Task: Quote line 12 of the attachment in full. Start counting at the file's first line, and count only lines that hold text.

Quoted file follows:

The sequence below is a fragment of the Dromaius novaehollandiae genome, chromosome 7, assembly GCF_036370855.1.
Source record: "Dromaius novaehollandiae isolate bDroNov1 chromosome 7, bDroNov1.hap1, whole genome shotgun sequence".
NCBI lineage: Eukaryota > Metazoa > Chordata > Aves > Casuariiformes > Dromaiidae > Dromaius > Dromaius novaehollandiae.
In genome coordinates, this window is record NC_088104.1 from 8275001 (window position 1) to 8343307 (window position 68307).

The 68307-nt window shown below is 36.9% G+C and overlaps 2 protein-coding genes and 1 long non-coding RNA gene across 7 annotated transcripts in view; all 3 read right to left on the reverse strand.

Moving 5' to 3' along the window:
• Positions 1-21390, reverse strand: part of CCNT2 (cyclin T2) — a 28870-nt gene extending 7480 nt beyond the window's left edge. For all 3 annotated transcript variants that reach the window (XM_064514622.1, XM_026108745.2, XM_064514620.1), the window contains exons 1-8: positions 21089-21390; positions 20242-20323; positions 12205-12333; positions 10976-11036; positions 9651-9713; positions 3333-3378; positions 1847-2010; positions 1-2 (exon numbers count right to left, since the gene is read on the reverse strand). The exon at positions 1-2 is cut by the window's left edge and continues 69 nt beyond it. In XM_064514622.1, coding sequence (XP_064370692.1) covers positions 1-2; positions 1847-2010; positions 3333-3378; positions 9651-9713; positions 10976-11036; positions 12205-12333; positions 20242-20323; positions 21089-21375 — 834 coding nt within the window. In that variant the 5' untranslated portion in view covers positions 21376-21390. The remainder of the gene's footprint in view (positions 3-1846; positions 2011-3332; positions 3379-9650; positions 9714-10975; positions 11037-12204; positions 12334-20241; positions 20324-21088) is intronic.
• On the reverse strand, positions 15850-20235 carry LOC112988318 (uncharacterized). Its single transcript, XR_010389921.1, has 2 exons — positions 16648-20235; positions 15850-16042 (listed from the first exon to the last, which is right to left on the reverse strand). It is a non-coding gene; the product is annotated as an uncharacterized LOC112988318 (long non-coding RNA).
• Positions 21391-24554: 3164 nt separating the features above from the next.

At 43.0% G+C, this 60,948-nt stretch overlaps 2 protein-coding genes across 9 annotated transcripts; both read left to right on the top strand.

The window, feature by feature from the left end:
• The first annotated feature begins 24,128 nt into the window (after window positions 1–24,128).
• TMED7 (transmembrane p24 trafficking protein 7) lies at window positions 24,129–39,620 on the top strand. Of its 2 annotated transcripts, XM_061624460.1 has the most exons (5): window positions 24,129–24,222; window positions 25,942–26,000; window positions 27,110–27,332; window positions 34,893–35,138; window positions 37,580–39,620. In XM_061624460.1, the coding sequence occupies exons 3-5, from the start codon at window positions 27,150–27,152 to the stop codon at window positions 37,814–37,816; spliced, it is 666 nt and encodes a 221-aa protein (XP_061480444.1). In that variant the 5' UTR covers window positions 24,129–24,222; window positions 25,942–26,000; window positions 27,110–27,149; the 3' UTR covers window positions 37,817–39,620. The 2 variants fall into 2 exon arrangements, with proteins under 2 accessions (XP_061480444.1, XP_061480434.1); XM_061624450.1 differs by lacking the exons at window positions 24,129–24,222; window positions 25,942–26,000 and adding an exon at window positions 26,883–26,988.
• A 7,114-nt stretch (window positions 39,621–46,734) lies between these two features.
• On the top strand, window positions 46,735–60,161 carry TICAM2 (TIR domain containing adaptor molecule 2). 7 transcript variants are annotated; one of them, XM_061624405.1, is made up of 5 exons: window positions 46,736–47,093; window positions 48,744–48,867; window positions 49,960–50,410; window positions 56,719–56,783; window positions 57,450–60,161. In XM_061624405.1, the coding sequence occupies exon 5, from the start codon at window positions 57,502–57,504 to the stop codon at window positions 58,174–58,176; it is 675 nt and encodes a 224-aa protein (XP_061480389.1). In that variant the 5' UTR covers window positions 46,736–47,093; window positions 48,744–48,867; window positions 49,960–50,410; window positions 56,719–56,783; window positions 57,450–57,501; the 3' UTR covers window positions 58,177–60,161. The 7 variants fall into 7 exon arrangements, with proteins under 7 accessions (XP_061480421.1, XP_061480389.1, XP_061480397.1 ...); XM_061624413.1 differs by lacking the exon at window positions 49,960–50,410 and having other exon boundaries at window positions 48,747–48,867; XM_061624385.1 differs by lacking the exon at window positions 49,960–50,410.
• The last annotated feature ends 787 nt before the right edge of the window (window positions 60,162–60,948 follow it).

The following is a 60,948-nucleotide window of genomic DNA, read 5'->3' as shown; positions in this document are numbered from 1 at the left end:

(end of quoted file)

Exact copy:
• The first annotated feature begins 24,128 nt into the window (after window positions 1–24,128).